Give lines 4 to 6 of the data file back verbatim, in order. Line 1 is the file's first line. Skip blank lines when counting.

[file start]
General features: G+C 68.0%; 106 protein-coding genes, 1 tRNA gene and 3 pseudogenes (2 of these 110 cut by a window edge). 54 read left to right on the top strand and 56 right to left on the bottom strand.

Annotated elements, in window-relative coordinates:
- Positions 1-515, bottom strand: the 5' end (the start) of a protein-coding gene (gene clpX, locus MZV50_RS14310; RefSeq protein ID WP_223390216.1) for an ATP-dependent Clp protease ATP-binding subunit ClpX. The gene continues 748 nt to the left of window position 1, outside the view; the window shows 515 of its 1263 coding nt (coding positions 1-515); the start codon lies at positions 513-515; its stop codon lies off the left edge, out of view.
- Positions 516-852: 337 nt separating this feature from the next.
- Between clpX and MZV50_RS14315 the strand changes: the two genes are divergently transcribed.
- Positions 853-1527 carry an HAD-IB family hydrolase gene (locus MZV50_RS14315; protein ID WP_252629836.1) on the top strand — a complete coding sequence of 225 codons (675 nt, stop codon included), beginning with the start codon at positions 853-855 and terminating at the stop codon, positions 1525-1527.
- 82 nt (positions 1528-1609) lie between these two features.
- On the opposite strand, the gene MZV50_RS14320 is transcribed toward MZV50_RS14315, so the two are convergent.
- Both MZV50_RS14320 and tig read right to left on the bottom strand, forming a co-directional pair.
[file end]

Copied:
- Positions 516-852: 337 nt separating this feature from the next.
- Between clpX and MZV50_RS14315 the strand changes: the two genes are divergently transcribed.
- Positions 853-1527 carry an HAD-IB family hydrolase gene (locus MZV50_RS14315; protein ID WP_252629836.1) on the top strand — a complete coding sequence of 225 codons (675 nt, stop codon included), beginning with the start codon at positions 853-855 and terminating at the stop codon, positions 1525-1527.